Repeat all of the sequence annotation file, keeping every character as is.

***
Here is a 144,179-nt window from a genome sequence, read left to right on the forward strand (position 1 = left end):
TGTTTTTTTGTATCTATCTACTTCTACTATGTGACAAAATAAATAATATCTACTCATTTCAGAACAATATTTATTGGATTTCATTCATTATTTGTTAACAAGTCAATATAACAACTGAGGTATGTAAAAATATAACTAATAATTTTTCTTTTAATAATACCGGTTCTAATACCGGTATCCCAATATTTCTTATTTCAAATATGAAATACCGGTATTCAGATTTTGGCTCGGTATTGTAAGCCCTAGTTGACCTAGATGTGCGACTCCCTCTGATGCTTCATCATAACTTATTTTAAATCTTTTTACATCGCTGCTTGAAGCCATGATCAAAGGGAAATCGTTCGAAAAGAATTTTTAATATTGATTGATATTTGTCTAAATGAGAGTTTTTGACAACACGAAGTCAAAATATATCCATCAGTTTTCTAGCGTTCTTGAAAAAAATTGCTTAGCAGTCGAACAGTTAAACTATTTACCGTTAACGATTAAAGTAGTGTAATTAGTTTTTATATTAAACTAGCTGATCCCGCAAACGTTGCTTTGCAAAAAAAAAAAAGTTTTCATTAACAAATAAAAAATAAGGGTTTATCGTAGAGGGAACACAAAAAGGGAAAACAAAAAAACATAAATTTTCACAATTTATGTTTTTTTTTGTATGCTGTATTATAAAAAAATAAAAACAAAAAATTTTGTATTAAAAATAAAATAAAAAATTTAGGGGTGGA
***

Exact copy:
Here is a 144,179-nt window from a genome sequence, read left to right on the forward strand (position 1 = left end):
TGTTTTTTTGTATCTATCTACTTCTACTATGTGACAAAATAAATAATATCTACTCATTTCAGAACAATATTTATTGGATTTCATTCATTATTTGTTAACAAGTCAATATAACAACTGAGGTATGTAAAAATATAACTAATAATTTTTCTTTTAATAATACCGGTTCTAATACCGGTATCCCAATATTTCTTATTTCAAATATGAAATACCGGTATTCAGATTTTGGCTCGGTATTGTAAGCCCTAGTTGACCTAGATGTGCGACTCCCTCTGATGCTTCATCATAACTTATTTTAAATCTTTTTACATCGCTGCTTGAAGCCATGATCAAAGGGAAATCGTTCGAAAAGAATTTTTAATATTGATTGATATTTGTCTAAATGAGAGTTTTTGACAACACGAAGTCAAAATATATCCATCAGTTTTCTAGCGTTCTTGAAAAAAATTGCTTAGCAGTCGAACAGTTAAACTATTTACCGTTAACGATTAAAGTAGTGTAATTAGTTTTTATATTAAACTAGCTGATCCCGCAAACGTTGCTTTGCAAAAAAAAAAAAGTTTTCATTAACAAATAAAAAATAAGGGTTTATCGTAGAGGGAACACAAAAAGGGAAAACAAAAAAACATAAATTTTCACAATTTATGTTTTTTTTTGTATGCTGTATTATAAAAAAATAAAAACAAAAAATTTTGTATTAAAAATAAAATAAAAAATTTAGGGGTGGA